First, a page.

To test how well ChatGPT could generate answers on exams for the four law courses, professors at the University of Minnesota Law School graded the tests blindly. After completing 95 multiple choice questions and 12 essay questions, the bot performed on average at the level of a C+ student, achieving a low but passing grade in all four courses.
ChatGPT fared better though during a business management course exam at Wharton, where it earned a B to B- grade. In a paper detailing the performance, Christian Terwiesch, a Wharton business professor, said ChatGPT did “an amazing job” at answering basic operations management and process-analysis questions but struggled with more advanced prompts and made “surprising mistakes” with basic math.
“These mistakes can be massive in magnitude,” he wrote.
The test results come as a growing number of schools and teachers express concerns about the immediate impact of ChatGPT on students and their ability to cheat on assignments. Some educators are now moving with remarkable speed to rethink their assignments in response to ChatGPT, even as it remains unclear how widespread use is of the tool among students and how harmful it could really be to learning.
Since it was made available in late November, ChatGPT has been used to generate original essays, stories and song lyrics in response to user prompts. It has drafted research paper abstracts that fooled some scientists. Some CEOs have even used it to write emails or do accounting work.
ChatGPT is trained on vast amounts of online data in order to generate responses to user prompts. While it has gained traction among users, it has also raised some concerns, including about inaccuracies and its potential to perpetuate biases and spread misinformation.
Jon Choi, one of the University of Minnesota law professors, told reporters the goal of the tests was to explore ChatGPT’s potential to assist lawyers in their practice and to help students in exams, whether or not it’s permitted by their professors, because the questions often mimic the writing lawyers do in real life.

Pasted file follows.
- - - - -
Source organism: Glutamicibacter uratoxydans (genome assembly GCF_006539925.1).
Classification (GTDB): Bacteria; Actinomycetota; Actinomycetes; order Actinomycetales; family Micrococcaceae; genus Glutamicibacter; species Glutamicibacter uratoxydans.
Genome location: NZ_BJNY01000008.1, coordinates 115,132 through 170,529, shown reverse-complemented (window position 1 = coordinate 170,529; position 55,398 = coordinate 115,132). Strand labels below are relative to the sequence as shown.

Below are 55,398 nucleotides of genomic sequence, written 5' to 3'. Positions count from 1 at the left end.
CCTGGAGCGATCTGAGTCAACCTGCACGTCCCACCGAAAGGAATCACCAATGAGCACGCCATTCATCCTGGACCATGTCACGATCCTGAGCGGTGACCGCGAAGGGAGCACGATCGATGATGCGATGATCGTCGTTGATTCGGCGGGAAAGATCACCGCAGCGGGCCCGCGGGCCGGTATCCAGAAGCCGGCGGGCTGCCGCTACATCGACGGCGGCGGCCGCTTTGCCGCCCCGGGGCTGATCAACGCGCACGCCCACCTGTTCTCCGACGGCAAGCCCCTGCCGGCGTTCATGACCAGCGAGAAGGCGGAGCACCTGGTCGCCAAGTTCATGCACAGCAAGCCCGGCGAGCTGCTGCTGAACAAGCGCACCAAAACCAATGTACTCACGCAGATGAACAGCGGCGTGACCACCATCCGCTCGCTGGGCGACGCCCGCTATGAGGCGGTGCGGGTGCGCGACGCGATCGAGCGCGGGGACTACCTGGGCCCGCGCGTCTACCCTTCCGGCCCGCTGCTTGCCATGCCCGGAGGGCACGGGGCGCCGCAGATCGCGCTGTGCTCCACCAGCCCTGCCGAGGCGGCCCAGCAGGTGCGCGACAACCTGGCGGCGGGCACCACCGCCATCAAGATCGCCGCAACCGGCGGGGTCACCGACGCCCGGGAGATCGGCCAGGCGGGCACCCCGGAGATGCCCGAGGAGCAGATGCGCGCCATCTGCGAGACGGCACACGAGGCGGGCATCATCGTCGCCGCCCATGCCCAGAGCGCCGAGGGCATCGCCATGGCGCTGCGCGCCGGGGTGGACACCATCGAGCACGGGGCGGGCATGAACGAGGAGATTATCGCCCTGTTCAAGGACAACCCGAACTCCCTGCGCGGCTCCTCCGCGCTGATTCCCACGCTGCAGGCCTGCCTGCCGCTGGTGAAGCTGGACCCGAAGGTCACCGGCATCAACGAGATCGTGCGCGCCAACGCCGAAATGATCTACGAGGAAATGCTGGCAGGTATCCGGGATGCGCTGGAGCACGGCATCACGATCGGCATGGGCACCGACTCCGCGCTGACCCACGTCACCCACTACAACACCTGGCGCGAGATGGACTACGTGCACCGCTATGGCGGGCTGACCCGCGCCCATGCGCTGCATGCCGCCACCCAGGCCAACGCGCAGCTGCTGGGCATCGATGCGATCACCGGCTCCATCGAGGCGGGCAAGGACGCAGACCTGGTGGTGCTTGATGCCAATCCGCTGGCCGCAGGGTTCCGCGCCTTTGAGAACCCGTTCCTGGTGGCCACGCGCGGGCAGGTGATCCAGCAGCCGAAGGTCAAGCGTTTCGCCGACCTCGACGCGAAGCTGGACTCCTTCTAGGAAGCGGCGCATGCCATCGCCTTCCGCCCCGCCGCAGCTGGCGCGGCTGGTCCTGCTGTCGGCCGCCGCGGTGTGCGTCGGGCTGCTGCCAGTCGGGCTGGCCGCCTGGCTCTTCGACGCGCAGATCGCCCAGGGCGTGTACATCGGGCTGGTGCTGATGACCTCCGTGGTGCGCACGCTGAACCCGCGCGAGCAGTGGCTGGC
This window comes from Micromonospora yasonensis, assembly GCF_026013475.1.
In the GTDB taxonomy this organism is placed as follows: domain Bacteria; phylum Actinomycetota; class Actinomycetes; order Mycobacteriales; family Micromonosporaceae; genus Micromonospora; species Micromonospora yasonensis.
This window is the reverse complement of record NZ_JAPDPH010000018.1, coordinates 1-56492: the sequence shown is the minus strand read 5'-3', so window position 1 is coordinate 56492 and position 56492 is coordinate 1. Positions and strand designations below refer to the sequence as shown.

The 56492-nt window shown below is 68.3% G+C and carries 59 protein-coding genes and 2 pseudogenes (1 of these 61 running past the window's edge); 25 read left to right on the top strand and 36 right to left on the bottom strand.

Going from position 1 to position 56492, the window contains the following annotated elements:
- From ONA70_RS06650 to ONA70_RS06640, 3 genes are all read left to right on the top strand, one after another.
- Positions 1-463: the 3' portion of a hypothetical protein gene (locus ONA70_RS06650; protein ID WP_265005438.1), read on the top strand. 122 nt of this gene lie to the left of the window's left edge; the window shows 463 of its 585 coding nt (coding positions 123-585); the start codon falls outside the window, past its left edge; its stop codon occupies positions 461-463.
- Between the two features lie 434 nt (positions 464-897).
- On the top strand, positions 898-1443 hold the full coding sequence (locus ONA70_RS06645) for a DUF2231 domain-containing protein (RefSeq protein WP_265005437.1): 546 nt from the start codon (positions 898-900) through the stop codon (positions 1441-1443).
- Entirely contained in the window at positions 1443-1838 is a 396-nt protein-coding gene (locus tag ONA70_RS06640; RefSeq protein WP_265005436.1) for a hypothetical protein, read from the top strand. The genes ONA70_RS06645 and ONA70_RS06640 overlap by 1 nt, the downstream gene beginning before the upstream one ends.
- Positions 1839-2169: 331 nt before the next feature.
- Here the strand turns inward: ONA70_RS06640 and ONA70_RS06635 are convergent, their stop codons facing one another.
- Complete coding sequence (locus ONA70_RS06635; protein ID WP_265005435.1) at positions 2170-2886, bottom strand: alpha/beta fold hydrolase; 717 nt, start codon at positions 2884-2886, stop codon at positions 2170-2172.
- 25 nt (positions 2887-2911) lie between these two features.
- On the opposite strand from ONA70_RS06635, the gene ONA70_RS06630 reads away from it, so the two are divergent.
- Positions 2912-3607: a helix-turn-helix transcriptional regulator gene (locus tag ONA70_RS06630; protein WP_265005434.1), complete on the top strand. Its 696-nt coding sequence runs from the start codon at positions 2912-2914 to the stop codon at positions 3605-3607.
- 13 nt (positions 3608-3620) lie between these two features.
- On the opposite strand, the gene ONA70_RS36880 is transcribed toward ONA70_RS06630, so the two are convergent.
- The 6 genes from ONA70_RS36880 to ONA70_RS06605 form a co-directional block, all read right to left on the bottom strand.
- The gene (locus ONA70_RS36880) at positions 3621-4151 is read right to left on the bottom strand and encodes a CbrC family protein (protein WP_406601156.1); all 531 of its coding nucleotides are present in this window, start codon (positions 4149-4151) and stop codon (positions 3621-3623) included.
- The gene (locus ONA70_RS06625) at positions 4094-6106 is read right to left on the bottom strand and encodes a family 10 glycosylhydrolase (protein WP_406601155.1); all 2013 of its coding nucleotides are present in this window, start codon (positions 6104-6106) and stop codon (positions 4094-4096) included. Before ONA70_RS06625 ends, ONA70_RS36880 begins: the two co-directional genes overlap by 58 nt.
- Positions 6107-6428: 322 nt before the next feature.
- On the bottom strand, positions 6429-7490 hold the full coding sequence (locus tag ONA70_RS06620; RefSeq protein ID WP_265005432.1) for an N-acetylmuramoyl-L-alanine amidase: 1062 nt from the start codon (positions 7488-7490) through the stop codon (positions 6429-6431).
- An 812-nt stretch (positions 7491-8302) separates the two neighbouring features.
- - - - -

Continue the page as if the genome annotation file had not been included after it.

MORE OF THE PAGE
“ChatGPT struggled with the most classic components of law school exams, such as spotting potential legal issues and deep analysis applying legal rules to the facts of a case,” Choi said. “But ChatGPT could be very helpful at producing a first draft that a student could then refine.”
He argues human-AI collaboration is the most promising use case for ChatGPT and similar technology.
“My strong hunch is that AI assistants will become standard tools for lawyers in the near future, and law schools should prepare their students for that eventuality,” he said. “Of course, if law professors want to continue to test simple recall of legal rules and doctrines, they’ll need to put restrictions in place like banning the internet during exams to enforce that.”
Likewise, Wharton’s Terwiesch found the chatbot was “remarkably good” at modifying its answers in response to human hints, such as reworking answers after pointing out an error, suggesting the potential for people to work together with AI.
In the short-term, however, discomfort remains with whether and how students should use ChatGPT. Public schools in New York City and Seattle, for example, have already banned students and teachers from using ChatGPT on the district’s networks and devices.
Considering ChatGPT performed above average on his exam, Terwiesch told reporters he agrees restrictions should be put in place for students while they’re taking tests.
“Bans are needed,” he said. “After all, when you give a medical doctor a degree, you want them to know medicine, not how to use a bot. The same holds for other skill certification, including law and business.”
But Terwiesch believes this technology still ultimately has a place in the classroom.
“If all we end up with is the same educational system as before, we have wasted an amazing opportunity that comes with ChatGPT,” he said.
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